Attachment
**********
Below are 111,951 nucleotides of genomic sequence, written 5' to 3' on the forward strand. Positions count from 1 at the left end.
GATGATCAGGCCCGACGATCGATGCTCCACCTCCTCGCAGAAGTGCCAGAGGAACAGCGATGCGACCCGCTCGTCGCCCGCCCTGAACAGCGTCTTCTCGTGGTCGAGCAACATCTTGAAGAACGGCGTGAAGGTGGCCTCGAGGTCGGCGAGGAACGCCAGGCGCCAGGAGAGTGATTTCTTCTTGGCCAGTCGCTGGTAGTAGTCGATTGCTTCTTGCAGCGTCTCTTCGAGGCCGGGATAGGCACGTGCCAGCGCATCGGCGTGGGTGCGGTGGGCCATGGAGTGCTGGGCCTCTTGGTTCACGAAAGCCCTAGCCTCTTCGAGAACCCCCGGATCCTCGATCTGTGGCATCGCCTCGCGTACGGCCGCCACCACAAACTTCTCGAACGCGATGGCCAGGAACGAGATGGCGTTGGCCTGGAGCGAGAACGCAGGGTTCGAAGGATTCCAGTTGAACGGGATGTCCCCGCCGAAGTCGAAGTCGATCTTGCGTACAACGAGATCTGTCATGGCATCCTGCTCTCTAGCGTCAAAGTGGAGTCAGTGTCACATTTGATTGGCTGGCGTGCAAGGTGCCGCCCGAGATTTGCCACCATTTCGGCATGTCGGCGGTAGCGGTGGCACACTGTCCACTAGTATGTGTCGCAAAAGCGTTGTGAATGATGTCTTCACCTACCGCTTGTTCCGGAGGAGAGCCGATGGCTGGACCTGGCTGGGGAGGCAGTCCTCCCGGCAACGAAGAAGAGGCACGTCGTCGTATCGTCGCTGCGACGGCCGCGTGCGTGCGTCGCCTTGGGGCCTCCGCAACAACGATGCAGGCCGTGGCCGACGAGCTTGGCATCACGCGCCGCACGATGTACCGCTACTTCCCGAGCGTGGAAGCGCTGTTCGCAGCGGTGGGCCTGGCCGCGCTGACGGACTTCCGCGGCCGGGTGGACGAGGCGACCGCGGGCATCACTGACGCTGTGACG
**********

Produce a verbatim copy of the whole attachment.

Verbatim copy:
Below are 111,951 nucleotides of genomic sequence, written 5' to 3' on the forward strand. Positions count from 1 at the left end.
GATGATCAGGCCCGACGATCGATGCTCCACCTCCTCGCAGAAGTGCCAGAGGAACAGCGATGCGACCCGCTCGTCGCCCGCCCTGAACAGCGTCTTCTCGTGGTCGAGCAACATCTTGAAGAACGGCGTGAAGGTGGCCTCGAGGTCGGCGAGGAACGCCAGGCGCCAGGAGAGTGATTTCTTCTTGGCCAGTCGCTGGTAGTAGTCGATTGCTTCTTGCAGCGTCTCTTCGAGGCCGGGATAGGCACGTGCCAGCGCATCGGCGTGGGTGCGGTGGGCCATGGAGTGCTGGGCCTCTTGGTTCACGAAAGCCCTAGCCTCTTCGAGAACCCCCGGATCCTCGATCTGTGGCATCGCCTCGCGTACGGCCGCCACCACAAACTTCTCGAACGCGATGGCCAGGAACGAGATGGCGTTGGCCTGGAGCGAGAACGCAGGGTTCGAAGGATTCCAGTTGAACGGGATGTCCCCGCCGAAGTCGAAGTCGATCTTGCGTACAACGAGATCTGTCATGGCATCCTGCTCTCTAGCGTCAAAGTGGAGTCAGTGTCACATTTGATTGGCTGGCGTGCAAGGTGCCGCCCGAGATTTGCCACCATTTCGGCATGTCGGCGGTAGCGGTGGCACACTGTCCACTAGTATGTGTCGCAAAAGCGTTGTGAATGATGTCTTCACCTACCGCTTGTTCCGGAGGAGAGCCGATGGCTGGACCTGGCTGGGGAGGCAGTCCTCCCGGCAACGAAGAAGAGGCACGTCGTCGTATCGTCGCTGCGACGGCCGCGTGCGTGCGTCGCCTTGGGGCCTCCGCAACAACGATGCAGGCCGTGGCCGACGAGCTTGGCATCACGCGCCGCACGATGTACCGCTACTTCCCGAGCGTGGAAGCGCTGTTCGCAGCGGTGGGCCTGGCCGCGCTGACGGACTTCCGCGGCCGGGTGGACGAGGCGACCGCGGGCATCACTGACGCTGTGACG